The term “in the zone” has been used for decades to describe athletes who seem to have transcended their normal abilities with focus and determination. It was also the title of a 2003 Brittney Spears album but that definitely existed. Are some athletes just better to begin with or is there some force that allows athletes to elevate their game with mindset alone?
This past weekend the British Open took place across the Atlantic (Yes, this is still J.J. writing and not a Spencer take over). If you’re not a golf fan, stay with me. It’s a windy Sunday on the course and young Jordan Speith has led for over 50 holes. His day starts out rough but he still has the control. Then the 13th hole happens. A bad tee shot that causes a penalty and the lead is lost.
Of course this is how sports go. However this has happened to the 23 year-old golfer before and one more implosion could be devastating. Speith had every reason to be shaken, upset, and unfocused. The opposite occurred. The native Texan nearly had a hole-in-one on the very next swing then, on the very next hole, perhaps he could not be more “in the zone”…
— The Open (@TheOpen) July 23, 2017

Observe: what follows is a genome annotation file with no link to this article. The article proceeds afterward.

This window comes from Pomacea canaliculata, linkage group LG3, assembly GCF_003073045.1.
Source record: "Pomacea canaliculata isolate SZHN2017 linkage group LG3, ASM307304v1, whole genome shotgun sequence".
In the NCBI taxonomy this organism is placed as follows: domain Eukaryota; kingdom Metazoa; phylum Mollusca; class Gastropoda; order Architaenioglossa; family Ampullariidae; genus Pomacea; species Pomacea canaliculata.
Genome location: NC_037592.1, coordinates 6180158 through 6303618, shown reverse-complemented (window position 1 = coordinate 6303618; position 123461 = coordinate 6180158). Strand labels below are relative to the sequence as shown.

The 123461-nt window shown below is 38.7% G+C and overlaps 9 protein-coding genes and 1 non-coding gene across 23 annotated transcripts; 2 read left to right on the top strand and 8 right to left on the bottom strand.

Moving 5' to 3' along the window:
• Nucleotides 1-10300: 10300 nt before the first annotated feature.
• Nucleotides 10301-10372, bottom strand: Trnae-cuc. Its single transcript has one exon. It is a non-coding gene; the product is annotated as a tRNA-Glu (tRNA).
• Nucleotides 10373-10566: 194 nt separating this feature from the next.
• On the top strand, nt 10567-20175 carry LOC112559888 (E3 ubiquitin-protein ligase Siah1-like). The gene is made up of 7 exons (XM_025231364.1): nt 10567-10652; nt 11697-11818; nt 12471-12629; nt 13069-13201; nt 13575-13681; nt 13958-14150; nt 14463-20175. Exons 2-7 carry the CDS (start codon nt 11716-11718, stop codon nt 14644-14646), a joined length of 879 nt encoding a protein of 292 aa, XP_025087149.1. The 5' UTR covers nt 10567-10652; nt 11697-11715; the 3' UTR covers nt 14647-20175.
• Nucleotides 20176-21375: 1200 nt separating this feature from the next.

Are. You. Kidding. Me. Watch one more time, but just for his demeanor after the shot. In the most confident fashion, Speith tells his caddy to “go get that” as he’s got more tournament to dominate. He’d follow that up with 25+ foot putt and solidify his first British Open Championship.
At this years regionals, watching Power and Grace athlete Kristi Eramo left a smile on my face. A year prior Eramo was pushed to final event just to edge out close competition to make it to the Games. From the first event this year her demeanor was set and she might as well have been wearing a cape that read Madison Bound on it.
The zone does exist but it’s not some mystical power that special people are born with. I’m not going to bore you with a bunch of inspiration psychology talk. I highly recommend you read Mindset: The New Psychology of Success by Carol S. Dweck. Her “growth mindset” philosophy is a game changer.
Seeing an athlete in the zone is one of the most enjoyable parts of sports to me. In an event like the CrossFit Games where the mental toll is a high price, I always try to spot it early. When everyone else’s face shows rattled and uncomfortable, I look for the athlete’s face who says “what time is the next event?”